relations? economics. black americans have been in 400 years and 98% ants of e direct descend slaves. the economic condition of black 1-2 of ss than 1% the same percentage we owned ago.years e will not have good relations until we change our economic condition. won't do better for black americans than obama because specifically has a new for black america for descendants of slaves. been talking about a and nothingthem
change. ll the callers never mentioned the economic situation. guest: the one thing i would things ue with is that have not gotten better for african-americans the last 100 years. statistically of course things have gotten better for african-americans over the last years. are things where we want them to be? of course not. even dr. martin luther king jr., life, had of his started shifting away from civil rights soard economic we know when the caller says be omic rights are going to important, they are definitely going to be areas that for even to move obama tried things forward. during the great recession unemployment an was in double digits and even president obama said i think last couple of months he is proud that he's gotten the african-american down into t rate
single digits. ut it is still higher than the rate for white americans. needss still so much that to be done and economic part ofs are definitely the entire race relations problem that america has. a job it is have hard to do anything else. it our children are hungry is hard to worry about anything else. so if there is a plan to the economic security of minorities, i can't think of no, we don't want to do that. but that is definitely an area need to think of and one of the least talked about areas of career.'s after the civil rights act was moved to he had economic rights. i lived for years in memphis where he was assassinated and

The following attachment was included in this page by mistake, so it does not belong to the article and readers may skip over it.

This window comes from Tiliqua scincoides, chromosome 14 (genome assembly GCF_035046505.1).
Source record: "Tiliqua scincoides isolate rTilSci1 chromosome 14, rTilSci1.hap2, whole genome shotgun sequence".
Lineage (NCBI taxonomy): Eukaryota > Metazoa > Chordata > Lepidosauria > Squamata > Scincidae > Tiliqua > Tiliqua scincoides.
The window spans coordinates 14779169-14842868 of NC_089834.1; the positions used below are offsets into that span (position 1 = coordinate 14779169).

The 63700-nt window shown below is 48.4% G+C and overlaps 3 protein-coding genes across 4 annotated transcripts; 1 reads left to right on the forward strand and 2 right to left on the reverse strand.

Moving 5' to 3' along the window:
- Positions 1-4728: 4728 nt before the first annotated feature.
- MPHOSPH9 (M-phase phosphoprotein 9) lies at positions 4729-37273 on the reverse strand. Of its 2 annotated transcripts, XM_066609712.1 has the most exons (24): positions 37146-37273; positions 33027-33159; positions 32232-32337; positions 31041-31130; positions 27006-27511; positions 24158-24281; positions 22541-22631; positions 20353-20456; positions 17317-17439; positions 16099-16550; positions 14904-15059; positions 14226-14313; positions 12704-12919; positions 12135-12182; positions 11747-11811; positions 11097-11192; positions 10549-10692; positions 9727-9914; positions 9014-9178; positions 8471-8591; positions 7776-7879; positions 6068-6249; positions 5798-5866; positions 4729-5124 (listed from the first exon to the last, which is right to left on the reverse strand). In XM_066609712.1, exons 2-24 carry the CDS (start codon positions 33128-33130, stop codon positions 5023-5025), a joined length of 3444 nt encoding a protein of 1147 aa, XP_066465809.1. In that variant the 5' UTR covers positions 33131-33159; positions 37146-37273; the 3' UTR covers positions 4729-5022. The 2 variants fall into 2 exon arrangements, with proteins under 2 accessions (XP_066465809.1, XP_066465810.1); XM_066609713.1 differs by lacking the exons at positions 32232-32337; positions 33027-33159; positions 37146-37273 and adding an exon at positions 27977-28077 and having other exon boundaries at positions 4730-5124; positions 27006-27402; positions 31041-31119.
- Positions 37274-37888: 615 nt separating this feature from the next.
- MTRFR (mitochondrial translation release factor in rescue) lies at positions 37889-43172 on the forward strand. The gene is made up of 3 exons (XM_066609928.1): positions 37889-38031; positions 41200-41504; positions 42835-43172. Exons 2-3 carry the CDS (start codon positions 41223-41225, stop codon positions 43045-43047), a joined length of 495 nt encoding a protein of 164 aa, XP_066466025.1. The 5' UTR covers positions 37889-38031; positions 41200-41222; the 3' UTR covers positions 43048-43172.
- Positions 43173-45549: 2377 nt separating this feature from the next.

part of the reason he was in memphis at that time, to economic ch for rights. so, that is an area we need to that was an area he was concerned about. host: economics or otherwise what faces the president-elect it comes to issues of race? guest: wow! is is esident-elect trump inaugurated next week, one of the things that america will be looking for is a leader, a leader not only on economic rights but race relations. that is one thing that he will talk about.ave to one thing he talked about during the -- was feels the killings and shootings in chicago. african-americans live in more than chicago. be hat is one thing we will looking for him to see what he's going to do. he's a republican, the republicans are big on business and economic rights. hat is an area african-americans need help as